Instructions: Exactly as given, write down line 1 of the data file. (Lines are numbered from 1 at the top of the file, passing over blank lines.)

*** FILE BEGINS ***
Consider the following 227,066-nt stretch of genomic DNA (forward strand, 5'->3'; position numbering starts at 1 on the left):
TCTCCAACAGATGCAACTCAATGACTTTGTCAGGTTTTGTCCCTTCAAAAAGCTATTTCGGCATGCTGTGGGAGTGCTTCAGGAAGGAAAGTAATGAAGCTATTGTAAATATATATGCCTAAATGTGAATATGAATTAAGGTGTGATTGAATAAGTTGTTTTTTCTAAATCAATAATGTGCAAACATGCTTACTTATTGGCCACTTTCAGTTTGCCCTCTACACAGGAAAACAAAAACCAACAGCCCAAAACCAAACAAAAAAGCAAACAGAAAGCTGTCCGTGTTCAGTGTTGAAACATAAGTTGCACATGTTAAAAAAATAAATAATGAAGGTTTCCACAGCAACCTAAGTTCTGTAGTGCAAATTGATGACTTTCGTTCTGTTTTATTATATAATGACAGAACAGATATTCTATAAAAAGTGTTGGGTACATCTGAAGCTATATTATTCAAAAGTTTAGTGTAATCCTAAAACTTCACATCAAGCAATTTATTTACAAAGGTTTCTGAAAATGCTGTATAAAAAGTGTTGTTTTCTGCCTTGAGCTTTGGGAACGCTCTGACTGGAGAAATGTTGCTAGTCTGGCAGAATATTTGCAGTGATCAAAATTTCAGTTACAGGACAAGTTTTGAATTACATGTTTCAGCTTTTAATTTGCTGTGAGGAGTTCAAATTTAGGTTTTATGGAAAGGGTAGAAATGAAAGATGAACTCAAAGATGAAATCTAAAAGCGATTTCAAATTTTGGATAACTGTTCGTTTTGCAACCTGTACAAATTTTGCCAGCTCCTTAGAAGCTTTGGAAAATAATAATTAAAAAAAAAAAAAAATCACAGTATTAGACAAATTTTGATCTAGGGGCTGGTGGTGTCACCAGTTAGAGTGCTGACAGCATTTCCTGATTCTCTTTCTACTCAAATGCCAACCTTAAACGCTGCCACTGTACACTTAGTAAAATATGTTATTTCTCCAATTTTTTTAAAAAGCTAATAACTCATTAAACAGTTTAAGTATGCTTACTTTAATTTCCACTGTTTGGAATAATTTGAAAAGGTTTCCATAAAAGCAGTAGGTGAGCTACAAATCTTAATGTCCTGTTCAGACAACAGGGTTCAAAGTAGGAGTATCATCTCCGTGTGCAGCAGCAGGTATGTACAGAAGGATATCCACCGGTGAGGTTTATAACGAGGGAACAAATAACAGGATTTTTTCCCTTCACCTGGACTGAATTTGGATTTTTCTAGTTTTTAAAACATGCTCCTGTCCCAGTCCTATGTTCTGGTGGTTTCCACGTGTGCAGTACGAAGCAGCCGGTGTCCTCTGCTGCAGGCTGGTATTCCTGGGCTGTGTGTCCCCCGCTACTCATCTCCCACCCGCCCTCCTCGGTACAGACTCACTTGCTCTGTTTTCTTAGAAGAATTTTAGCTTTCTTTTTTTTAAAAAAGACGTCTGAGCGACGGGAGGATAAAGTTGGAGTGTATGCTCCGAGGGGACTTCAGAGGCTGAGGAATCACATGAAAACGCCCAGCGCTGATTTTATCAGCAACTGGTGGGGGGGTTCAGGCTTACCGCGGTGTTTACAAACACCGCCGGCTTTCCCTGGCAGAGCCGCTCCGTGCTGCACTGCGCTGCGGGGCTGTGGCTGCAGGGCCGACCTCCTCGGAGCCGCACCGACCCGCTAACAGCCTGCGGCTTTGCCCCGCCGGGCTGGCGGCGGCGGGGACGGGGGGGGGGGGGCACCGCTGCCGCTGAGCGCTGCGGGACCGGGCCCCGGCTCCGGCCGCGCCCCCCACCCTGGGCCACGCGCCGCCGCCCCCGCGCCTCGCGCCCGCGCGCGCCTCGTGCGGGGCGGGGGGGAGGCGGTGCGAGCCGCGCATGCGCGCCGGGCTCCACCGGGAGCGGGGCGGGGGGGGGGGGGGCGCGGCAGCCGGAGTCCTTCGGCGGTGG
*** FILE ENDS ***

Consider the following 227,066-nt stretch of genomic DNA (forward strand, 5'->3'; position numbering starts at 1 on the left):